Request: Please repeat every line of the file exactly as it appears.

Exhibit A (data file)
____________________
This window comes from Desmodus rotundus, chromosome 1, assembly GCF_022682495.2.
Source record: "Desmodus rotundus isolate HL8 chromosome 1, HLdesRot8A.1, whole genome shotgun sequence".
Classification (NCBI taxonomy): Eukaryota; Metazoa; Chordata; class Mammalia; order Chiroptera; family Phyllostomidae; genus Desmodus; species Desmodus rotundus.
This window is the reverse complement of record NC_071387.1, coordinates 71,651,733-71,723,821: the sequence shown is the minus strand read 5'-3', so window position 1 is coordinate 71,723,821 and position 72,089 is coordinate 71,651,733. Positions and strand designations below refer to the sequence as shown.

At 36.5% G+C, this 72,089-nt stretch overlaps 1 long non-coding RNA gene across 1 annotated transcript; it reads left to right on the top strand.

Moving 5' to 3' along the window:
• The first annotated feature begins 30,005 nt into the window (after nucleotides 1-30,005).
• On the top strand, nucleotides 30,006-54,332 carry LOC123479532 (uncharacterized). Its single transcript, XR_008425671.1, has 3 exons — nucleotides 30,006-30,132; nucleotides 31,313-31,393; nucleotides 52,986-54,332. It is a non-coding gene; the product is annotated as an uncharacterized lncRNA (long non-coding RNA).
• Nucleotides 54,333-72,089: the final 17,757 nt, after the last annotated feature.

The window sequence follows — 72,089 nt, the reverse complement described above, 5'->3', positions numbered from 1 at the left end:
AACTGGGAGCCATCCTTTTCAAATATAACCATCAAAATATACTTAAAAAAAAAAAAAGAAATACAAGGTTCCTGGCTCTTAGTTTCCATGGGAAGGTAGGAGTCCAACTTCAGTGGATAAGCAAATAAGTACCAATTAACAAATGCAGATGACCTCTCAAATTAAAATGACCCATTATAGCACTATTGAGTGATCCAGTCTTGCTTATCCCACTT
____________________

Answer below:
This window comes from Desmodus rotundus, chromosome 1, assembly GCF_022682495.2.
Source record: "Desmodus rotundus isolate HL8 chromosome 1, HLdesRot8A.1, whole genome shotgun sequence".
Classification (NCBI taxonomy): Eukaryota; Metazoa; Chordata; class Mammalia; order Chiroptera; family Phyllostomidae; genus Desmodus; species Desmodus rotundus.
This window is the reverse complement of record NC_071387.1, coordinates 71,651,733-71,723,821: the sequence shown is the minus strand read 5'-3', so window position 1 is coordinate 71,723,821 and position 72,089 is coordinate 71,651,733. Positions and strand designations below refer to the sequence as shown.

At 36.5% G+C, this 72,089-nt stretch overlaps 1 long non-coding RNA gene across 1 annotated transcript; it reads left to right on the top strand.

Moving 5' to 3' along the window:
• The first annotated feature begins 30,005 nt into the window (after nucleotides 1-30,005).
• On the top strand, nucleotides 30,006-54,332 carry LOC123479532 (uncharacterized). Its single transcript, XR_008425671.1, has 3 exons — nucleotides 30,006-30,132; nucleotides 31,313-31,393; nucleotides 52,986-54,332. It is a non-coding gene; the product is annotated as an uncharacterized lncRNA (long non-coding RNA).
• Nucleotides 54,333-72,089: the final 17,757 nt, after the last annotated feature.

The window sequence follows — 72,089 nt, the reverse complement described above, 5'->3', positions numbered from 1 at the left end:
AACTGGGAGCCATCCTTTTCAAATATAACCATCAAAATATACTTAAAAAAAAAAAAAGAAATACAAGGTTCCTGGCTCTTAGTTTCCATGGGAAGGTAGGAGTCCAACTTCAGTGGATAAGCAAATAAGTACCAATTAACAAATGCAGATGACCTCTCAAATTAAAATGACCCATTATAGCACTATTGAGTGATCCAGTCTTGCTTATCCCACTT